This book - The Painter - is a mockery of honesty and reality. Instead, this novel is a male fantasy. An emotional man, a painter, a fisherman, a loner, full of anger and rage, who doesn't hesitate to act on his feelings, defend his family with violence and sleeps with women like he is drinking water - not to mention he gives one woman 4 orgasms in one night. (insert your funny joke about me, the reviewer here)
Modernism describes both a set of cultural tendencies and an array of associated cultural movements, originally arising from wide-scale and far-reaching changes to Western society in the late 19th century and early 20th century. Modernism was a revolt against the conservative values of realism.[26][27] The term encompasses the activities and output of those who felt the "traditional" forms of art, architecture, literature, religious faith, social organization and daily life were becoming outdated in the new economic, social and political conditions of an emerging fully industrialized world. A salient characteristic of modernism is self-consciousness. This often led to experiments with form, and work that draws attention to the processes and materials used (and to the further tendency of abstraction).[28]

In object-oriented programming, the decorator pattern is a design pattern that allows behavior to be added to an individual object, dynamically, without affecting the behavior of other objects from the same class.[1] The decorator pattern is often useful for adhering to the Single Responsibility Principle, as it allows functionality to be divided between classes with unique areas of concern.[2] The decorator pattern is structurally nearly identical to the chain of responsibility pattern, the difference being that in a chain of responsibility, exactly one of the classes handles the request, while for the decorator, all classes handle the request.


You saw that, to define a decorator, you typically define a function returning a wrapper function. The wrapper function uses *args and **kwargs to pass on arguments to the decorated function. If you want your decorator to also take arguments, you need to nest the wrapper function inside another function. In this case, you usually end up with three return statements.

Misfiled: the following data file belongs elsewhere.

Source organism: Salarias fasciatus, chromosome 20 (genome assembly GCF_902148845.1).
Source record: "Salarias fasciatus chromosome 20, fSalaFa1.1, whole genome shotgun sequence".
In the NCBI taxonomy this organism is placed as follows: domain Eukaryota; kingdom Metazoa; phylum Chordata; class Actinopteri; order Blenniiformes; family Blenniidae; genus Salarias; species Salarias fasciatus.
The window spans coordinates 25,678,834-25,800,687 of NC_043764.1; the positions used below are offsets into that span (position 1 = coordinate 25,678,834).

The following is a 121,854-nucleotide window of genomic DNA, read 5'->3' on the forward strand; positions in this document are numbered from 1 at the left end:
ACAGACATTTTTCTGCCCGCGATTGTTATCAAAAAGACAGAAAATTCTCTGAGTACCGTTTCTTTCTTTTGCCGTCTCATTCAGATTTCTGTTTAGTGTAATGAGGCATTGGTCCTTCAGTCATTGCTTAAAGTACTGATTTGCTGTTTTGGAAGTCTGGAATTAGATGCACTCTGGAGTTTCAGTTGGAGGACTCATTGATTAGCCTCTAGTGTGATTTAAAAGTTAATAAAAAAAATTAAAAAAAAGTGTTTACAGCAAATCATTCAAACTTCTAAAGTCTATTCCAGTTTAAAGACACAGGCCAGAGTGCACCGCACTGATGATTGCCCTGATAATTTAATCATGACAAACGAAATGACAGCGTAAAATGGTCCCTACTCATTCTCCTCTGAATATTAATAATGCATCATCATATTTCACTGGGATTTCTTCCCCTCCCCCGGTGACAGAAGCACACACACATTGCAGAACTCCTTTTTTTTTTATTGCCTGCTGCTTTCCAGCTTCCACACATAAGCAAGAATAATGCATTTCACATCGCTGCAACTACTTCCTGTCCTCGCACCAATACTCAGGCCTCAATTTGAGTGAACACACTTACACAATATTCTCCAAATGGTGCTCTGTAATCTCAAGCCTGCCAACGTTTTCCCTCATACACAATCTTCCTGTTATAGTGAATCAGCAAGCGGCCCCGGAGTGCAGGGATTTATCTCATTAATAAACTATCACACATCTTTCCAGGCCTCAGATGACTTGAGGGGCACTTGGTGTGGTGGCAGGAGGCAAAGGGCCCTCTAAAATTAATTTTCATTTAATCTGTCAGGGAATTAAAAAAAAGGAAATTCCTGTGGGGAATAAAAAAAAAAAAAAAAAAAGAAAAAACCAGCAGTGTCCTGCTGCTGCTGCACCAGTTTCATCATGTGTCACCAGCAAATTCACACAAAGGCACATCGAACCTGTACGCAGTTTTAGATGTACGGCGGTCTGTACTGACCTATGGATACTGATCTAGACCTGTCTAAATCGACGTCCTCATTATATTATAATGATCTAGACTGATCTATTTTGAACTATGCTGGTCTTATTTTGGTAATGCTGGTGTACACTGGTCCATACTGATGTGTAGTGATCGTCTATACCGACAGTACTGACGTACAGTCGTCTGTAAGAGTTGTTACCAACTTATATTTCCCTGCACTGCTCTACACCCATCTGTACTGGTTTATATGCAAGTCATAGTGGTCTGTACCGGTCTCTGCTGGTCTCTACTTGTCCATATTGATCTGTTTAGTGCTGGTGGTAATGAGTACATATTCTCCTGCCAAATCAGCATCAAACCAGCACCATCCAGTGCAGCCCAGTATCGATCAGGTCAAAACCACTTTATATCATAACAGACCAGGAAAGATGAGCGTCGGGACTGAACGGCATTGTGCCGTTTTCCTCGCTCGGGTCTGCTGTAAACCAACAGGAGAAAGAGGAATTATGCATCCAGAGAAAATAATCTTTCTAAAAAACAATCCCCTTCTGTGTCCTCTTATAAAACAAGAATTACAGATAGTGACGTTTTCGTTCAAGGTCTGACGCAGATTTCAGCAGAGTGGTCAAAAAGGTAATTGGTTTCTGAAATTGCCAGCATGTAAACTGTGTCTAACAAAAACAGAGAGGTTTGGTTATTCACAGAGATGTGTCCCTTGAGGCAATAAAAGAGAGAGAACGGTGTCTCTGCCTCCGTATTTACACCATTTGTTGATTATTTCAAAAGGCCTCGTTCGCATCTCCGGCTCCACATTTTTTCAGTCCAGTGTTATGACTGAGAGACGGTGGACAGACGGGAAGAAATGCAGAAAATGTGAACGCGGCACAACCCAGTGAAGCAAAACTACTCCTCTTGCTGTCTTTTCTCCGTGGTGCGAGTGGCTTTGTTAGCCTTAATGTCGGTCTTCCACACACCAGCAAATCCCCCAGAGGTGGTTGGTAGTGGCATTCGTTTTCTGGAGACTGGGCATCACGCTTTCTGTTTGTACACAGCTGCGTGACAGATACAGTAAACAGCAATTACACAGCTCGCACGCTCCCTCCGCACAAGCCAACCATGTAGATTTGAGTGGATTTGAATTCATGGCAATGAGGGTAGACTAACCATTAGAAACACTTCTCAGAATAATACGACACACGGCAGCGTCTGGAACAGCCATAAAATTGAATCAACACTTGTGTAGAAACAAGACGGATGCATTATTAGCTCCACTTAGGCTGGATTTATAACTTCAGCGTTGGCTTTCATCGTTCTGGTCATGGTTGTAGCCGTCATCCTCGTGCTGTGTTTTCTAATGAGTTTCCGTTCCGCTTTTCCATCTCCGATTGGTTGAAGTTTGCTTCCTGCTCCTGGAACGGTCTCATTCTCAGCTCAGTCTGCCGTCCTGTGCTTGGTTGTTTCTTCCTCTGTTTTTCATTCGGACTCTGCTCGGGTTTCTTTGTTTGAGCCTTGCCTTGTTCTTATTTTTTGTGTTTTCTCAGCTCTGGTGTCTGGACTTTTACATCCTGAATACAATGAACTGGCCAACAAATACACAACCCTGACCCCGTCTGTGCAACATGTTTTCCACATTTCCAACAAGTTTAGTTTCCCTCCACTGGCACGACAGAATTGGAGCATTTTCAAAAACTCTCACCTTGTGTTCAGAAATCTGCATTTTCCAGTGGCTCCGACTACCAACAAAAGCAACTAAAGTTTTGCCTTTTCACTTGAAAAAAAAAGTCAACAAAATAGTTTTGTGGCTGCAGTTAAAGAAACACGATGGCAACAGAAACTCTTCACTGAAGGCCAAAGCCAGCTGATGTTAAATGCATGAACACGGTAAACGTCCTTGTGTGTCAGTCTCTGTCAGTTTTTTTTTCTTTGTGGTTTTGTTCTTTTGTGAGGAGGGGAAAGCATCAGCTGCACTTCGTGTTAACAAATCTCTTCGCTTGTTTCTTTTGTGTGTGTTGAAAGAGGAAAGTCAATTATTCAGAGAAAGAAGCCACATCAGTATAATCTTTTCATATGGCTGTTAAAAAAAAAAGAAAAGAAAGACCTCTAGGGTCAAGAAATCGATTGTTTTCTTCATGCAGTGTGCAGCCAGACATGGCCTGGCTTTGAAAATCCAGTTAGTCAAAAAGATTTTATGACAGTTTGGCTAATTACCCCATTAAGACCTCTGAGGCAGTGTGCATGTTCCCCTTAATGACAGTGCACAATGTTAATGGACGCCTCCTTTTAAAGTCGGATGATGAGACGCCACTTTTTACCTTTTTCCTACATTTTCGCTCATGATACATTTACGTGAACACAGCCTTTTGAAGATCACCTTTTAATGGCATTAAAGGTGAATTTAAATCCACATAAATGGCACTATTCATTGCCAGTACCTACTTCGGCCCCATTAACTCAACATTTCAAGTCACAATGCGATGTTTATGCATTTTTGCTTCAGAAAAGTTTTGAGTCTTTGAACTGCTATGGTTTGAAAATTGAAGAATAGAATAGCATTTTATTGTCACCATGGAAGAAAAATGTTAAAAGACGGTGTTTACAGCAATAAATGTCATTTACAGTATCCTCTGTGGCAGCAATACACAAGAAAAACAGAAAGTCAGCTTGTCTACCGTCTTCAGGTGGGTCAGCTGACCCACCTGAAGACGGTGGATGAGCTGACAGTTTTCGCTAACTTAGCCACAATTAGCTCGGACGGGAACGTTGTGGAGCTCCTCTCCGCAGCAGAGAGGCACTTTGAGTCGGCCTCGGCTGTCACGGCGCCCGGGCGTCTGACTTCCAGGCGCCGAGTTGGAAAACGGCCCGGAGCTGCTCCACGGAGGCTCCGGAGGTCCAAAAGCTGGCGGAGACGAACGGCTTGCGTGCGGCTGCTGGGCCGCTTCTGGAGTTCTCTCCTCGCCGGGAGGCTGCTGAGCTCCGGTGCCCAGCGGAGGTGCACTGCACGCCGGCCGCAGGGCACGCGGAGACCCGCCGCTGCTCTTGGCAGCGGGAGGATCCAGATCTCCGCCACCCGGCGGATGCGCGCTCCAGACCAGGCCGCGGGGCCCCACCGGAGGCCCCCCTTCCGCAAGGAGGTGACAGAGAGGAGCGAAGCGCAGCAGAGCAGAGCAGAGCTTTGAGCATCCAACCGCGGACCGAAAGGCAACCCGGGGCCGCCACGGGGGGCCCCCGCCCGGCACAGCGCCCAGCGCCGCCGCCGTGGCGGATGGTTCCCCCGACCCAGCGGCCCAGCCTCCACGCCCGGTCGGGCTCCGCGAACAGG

Now we have our logit decorator in production, but when some parts of our application are considered critical, failure might be something that needs more immediate attention. Let’s say sometimes you want to just log to a file. Other times you want an email sent, so the problem is brought to your attention, and still keep a log for your own records. This is a case for using inheritence, but so far we’ve only seen functions being used to build decorators.
In object-oriented programming, the decorator pattern is a design pattern that allows behavior to be added to an individual object, dynamically, without affecting the behavior of other objects from the same class.[1] The decorator pattern is often useful for adhering to the Single Responsibility Principle, as it allows functionality to be divided between classes with unique areas of concern.[2] The decorator pattern is structurally nearly identical to the chain of responsibility pattern, the difference being that in a chain of responsibility, exactly one of the classes handles the request, while for the decorator, all classes handle the request.
This decorator works by storing the time just before the function starts running (at the line marked # 1) and just after the function finishes (at # 2). The time the function takes is then the difference between the two (at # 3). We use the time.perf_counter() function, which does a good job of measuring time intervals. Here are some examples of timings:

Painting is an important form in the visual arts, bringing in elements such as drawing, gesture (as in gestural painting), composition, narration (as in narrative art), or abstraction (as in abstract art).[2] Paintings can be naturalistic and representational (as in a still life or landscape painting), photographic, abstract, narrative, symbolistic (as in Symbolist art), emotive (as in Expressionism), or political in nature (as in Artivism).
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